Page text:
Play has been shown to impact creativity, problem solving skills, and can even increase attention span among children. Lego Literacy builds upon these skills by using playtime as an opportunity to connect kids with literature.Each session is designed around a theme, such as Space Travel, Architecture or the Titanic, and is introduced by short book talks. In January, Greenwood Public Library hosted a LEGO Star Wars program in collaboration with IndyLUG, a group of Lego builders based in Indianapolis. Participants helped build a display to be featured at the 2012 BrickWorld Convention.
Submitted by: Erin Moehring, email@example.com
Library: Greenwood Public Library, Greenwood, IN
Audience: All ages, Families
Group Size: Any group size
Season: Any time of year
To help you run this program at your library, we've created a guide with all the supplies and key steps you will need to follow.
|Tables and Chairs
||Volunteers for the day of event
|Large bins to contain the LEGOS as they are being used (one per participant)
||LEGO displays to inspire your participants (try contacting a local LEGO user group)
|A ton of LEGOS (try asking for donations from staff or community)
||Some additional crafting supplies to complement theme
|Some good books that play into your chosen theme
|Choose a theme and some materials from your collection to feature on your program Book List
|Give participants about a week to read materials from the Book List
|Leave at least 30 min to prep the day of event
- First, begin your program by choosing a theme. LEGO sets have some good themes, but it's best to start with some good books in your library. Find some interesting books, for instance fantasy and sci-fi, which work well with LEGO building, and structure the program and activities around them.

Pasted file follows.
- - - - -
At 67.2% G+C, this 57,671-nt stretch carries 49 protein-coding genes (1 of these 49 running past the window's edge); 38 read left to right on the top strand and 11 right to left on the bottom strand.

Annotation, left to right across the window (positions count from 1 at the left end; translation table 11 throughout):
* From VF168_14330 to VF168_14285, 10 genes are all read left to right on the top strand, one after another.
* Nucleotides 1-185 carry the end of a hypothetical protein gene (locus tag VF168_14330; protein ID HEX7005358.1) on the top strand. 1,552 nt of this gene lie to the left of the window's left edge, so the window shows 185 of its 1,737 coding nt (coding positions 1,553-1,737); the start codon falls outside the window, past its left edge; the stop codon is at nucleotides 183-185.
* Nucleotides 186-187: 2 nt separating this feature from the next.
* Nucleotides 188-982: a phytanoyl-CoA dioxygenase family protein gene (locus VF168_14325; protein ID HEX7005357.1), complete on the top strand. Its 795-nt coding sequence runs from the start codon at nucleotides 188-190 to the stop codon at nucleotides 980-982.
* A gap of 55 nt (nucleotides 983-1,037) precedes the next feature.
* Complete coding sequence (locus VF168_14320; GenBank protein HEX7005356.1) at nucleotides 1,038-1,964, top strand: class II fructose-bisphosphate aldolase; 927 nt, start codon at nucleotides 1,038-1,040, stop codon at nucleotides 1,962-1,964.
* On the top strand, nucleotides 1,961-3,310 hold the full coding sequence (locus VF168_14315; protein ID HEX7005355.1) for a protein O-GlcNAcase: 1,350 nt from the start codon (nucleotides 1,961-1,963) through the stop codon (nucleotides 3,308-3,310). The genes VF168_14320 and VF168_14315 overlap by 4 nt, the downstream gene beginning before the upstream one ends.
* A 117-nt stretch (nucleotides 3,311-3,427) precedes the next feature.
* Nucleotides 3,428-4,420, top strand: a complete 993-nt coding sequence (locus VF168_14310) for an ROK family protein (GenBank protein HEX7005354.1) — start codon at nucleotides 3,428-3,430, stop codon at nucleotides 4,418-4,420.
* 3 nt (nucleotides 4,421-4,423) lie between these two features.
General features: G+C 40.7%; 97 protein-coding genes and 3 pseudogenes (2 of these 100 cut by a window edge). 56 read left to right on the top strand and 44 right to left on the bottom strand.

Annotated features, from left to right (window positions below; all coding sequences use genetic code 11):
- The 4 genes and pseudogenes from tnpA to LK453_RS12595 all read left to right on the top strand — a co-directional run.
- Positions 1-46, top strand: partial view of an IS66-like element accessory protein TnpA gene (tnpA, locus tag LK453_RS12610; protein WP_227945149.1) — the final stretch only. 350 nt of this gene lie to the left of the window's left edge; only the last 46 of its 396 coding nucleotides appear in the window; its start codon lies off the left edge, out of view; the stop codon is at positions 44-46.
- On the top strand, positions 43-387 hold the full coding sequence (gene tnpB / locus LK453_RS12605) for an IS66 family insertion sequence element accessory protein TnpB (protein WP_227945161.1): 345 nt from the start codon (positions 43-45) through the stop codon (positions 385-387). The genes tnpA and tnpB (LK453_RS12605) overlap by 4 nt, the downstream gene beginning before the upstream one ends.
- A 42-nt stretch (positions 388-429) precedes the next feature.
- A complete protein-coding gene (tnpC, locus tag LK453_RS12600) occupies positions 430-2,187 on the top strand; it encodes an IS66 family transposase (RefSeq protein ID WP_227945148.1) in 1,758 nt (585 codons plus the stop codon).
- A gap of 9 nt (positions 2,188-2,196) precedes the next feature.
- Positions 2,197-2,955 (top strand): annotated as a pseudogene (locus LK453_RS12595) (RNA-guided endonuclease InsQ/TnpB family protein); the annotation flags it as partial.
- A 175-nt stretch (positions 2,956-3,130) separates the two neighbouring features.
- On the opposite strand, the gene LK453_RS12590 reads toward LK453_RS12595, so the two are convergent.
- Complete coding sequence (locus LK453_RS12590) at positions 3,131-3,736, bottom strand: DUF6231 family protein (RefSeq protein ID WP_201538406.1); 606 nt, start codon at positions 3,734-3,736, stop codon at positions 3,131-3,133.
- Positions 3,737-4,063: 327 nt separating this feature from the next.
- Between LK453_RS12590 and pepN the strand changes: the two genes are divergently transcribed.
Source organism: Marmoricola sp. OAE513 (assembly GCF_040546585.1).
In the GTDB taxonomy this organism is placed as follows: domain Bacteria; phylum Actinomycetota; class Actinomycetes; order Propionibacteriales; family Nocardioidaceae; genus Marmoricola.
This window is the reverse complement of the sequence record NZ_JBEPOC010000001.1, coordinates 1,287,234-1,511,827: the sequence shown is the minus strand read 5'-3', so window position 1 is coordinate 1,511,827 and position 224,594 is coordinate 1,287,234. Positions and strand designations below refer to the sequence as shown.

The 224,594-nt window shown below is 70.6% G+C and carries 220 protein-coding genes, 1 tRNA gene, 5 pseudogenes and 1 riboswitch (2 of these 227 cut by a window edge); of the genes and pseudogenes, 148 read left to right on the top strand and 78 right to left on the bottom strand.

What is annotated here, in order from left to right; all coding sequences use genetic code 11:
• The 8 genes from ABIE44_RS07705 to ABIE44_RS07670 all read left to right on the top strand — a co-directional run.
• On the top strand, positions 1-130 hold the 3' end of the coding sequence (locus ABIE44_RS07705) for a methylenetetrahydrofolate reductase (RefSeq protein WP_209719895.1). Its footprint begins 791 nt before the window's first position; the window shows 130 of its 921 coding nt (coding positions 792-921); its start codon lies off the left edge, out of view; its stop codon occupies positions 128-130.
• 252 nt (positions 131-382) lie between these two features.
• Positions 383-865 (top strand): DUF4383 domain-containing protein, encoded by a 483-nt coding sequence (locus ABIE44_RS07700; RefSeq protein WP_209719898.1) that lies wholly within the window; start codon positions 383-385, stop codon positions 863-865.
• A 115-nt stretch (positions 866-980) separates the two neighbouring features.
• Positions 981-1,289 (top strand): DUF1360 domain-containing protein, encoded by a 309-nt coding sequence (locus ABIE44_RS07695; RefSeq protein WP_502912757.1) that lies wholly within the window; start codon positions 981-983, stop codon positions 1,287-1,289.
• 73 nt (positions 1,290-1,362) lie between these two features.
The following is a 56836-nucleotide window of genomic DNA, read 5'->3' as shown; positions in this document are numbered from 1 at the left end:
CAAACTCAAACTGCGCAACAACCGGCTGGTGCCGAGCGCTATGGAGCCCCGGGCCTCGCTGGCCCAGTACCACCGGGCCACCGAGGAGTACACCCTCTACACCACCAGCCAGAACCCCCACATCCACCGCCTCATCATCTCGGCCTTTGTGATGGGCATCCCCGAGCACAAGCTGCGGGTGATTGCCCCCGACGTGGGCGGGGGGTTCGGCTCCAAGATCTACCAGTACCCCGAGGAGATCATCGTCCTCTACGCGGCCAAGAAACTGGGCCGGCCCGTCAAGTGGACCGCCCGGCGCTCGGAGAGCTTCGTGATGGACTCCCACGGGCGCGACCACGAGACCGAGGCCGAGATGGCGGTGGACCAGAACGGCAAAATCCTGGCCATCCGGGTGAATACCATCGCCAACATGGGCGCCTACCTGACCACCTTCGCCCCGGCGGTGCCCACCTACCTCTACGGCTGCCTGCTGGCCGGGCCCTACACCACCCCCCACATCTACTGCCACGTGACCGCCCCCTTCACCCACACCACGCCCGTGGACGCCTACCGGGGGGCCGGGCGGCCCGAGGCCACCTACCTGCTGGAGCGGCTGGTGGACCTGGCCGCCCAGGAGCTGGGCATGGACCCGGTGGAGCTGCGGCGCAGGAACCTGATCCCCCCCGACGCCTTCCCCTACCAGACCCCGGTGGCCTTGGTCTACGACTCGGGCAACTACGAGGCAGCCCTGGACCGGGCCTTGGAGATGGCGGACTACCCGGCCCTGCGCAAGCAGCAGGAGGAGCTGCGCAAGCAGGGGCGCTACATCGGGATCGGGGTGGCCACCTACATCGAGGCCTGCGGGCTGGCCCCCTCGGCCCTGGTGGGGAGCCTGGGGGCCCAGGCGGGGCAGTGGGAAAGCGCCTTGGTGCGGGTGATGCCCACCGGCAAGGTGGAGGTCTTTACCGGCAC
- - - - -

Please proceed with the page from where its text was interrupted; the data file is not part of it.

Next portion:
- Make a large list of books and other materials (both picture books, fiction and non-fiction selections) to complement your theme. Pick just a few to read prior to the event, but keep the list to inspire participants to continue reading after the program is over.
- On the day of the event, set up enough tables and chairs to accommodate however many participants registered for the program. Set up each section in a U shape, with a large bin of LEGOs set in the middle and empty bins distributed among all the tables. Display program books along the walls or around the outside of the space. (approx. 30-40 min)
- If you are also doing a craft with the event, set up one table with crafting supplies. Once participants are finished building, they can return to their seats to craft while others finish working.
- Begin the program with a few short book talks or read-aloud stories. If you have invited your local LEGO user group, this is generally a good time to let them discussion their displays, talk about their organization, etc. (approx. 15 min)
- Next, participants take turns getting blocks from the bins, using their small bins to bring LEGOs back to their seats and spend the rest of the time building creations inspired by the program's theme. (approx. 60-90 min)
- If your program includes crafts, participants can get up and get materials for crafting at any time during the program. Generally, however, participants choose to craft after they are finished building.
- Transfer creations to display case if you want to keep them on display. Otherwise, have participants break down their creations and dump the blocks back into the nearest bin. Clean-up & put away tables and chairs, etc. (approx. 60 min)
Extra Hints & Tips
Volunteers can be very helpful, but if you make the event open the whole family, you'll have no trouble finding parents to help control the chaos.
Consider holding LEGO building contests and finding creative ways to display participant creations. For instance, during the holidays Greenwood Public Library challenged program attendees to create LEGO ornaments to display on the Christmas tree.
LEGO programs can draw large and diverse audiences, so Erin from Greenwood Public Library suggests combining LEGOs with all kinds of topics:
"You really have endless angles. You can pair the program with crafts, books, science projects, and story times. We have recently discussed conducting a program geared towards physics that would involve LEGO launching!"